Her office is right next to the bustling market in Central – stall upon stall of ripe and exotic fruits, fresh vegetables and mushrooms. Then the fish market – a vast array of fresh and salt-water fish, and seafood: oysters, prawns, clams, winkles, mussels, razor-fish and crab. We select huge prawns, eel and a fish that’s fed on broad beans, apparently giving it a delicate and slightly bouncy texture.

We’re having steamboat, or hot pot as it’s commonly called in China.

Fresh prawns

And it’s absolutely delicious washed down with a fine glass of white… Something in very short supply in Lijiang. Most Chinese wines are pretty foul, and imports very expensive so I pretty much abstain.

10:30pm. It’s been an exhausting and trying day – so glad to slip into bed with a hottie.

Dawn over Kunming. Light seeps between the tower blocks but in the still-dark streets I trudge north: seeking the Golden Arches. It’s the 6th of January and my visa expires today. I’m off to Hong Kong to get a new one.

I had been apprehensive about catching the overnight train from Lijiang, regaled with stories in the ‘hard sleeper’ of drunken Russians and ferocious snoring. These horror stories confirmed my fears that I would not get any sleep at all, despite reassurances from others that they are lulled into blissful dreams by the gentle rocking motion.

The taxi draws up outside the parking barrier of Lijiang train station – some 8 minutes and 30 RMB from Rhizome.  It is an austere landscape, reminiscent of war movies: thousands of people pouring through one small security entrance; an endless flight of stairs; a plethora of impeccably uniformed officials without a hint of a smile; and the platform, mysteriously empty… A vast concrete expanse abruptly halts at a rising grey wall of train: two stories high, faceless and flat.

The platform

The compartments are compact, but only four-berth: this is a modern sleeper. On other routes the bunk beds are three-deep. The entrance to each compartment is open – only “soft sleepers” have doors for privacy. There is a wide bay for ablutions and the toilets are, well, OK at the moment – at least they’re close-by. After three days of an upset stomach I had been dreading this journey for more reasons than simply lack of sleep…

The train is full of nice, quiet, young people, not drunken Russians, and I pull the cotton-padded quilt over my head hoping for those blissful dreams. What I actually get is a very disturbed night: the sometimes-violent, sideways, rocking motion creates nausea; insomniacs keep the smoking area outside the cabin in constant use, and the term ‘hard sleeper’ is exactly that. With my back in its current status – badly out of sorts after a rather physical massage some weeks ago – there is no comfortable position. Then the lights come on at 6:15am with gentle but insistent music: some 45 minutes shy of the station.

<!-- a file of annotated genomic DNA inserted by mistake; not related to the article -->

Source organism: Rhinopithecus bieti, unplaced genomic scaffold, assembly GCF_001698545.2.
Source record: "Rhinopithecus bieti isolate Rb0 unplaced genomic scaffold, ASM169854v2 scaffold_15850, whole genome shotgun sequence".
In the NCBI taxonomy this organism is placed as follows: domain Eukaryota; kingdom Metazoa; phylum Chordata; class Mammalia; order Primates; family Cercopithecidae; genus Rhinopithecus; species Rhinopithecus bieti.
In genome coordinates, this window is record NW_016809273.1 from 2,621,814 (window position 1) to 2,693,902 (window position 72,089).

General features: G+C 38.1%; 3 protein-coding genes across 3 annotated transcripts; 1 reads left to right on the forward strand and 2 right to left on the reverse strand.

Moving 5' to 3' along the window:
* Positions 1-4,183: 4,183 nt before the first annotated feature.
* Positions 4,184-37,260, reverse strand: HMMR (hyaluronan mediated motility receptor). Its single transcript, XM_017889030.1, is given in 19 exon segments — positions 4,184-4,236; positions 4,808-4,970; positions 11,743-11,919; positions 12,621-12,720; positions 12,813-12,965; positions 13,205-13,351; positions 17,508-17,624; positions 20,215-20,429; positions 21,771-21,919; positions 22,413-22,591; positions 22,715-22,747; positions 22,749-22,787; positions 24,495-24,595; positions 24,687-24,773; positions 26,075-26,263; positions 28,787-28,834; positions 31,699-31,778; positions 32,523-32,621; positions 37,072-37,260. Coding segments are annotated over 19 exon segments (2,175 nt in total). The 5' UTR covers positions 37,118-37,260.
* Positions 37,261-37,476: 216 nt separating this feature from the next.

There’s a general scrum along the platform, down the stairs and into a vast reception hall where we all squeeze out of three pinch-points where our tickets are checked. I can’t imagine what would happen if someone couldn’t find theirs – the building pressure behind would probably just force them through.

Then it’s out into the bustle and my search for a haven and a cup of coffee – hence the Golden Arches. Which is quite extraordinary, as I never normally go there. But the sense of relief I feel when I see the familiar sign is palpable – and quite bewildering.

The coffee is good. Outside two women bat shuttle-cocks with some precision – exercise restricted primarily to the right arm, and obviously well practiced. I remember my first attempts at badminton – I was exhausted within minutes, running backwards and forwards, while my opponent remained quite stationary.

Another ‘sportsman’ in a suit exercises a ball on a rubber string with his tennis racket.

More people arrive at McDonalds – some on their way to work, some obviously on their way elsewhere after a good night out.

I make my way to the airport – sadly not being able to see Matthias who is also in Kunming, but working at the Institute to wrap up his China part of the MSc before he returns to Germany in a couple of weeks.

Suddenly I get a call from Shirley from the HorsePen, Shaxi. She’s in Lijiang to meet me for breakfast. Yikes! I don’t remember that arrangement… But no, she’s teasing. She’s at Cloudland hostel in Kunming, hoping we can get together there – she and Matthias were quite surprised to meet each other in the washroom at 7am, neither having told the other their arrangements. But it’s now 9am, and I’m about to check in for my flight to Hong Kong and I can’t see how it can happen.

Waiting...

Departure lounge – 10:45. Only an hour and a half to take-off. Hazy outside, thin sunlight splashing through. It was colder this morning than I thought, but it might have warmed up. It’ll certainly be more pleasant in Hong Kong: double figures, some higher than low. I’ve brought my cossie just in case there’s a chance over the weekend to go to one of the islands – and just remembered that where I’m staying there’s a pool.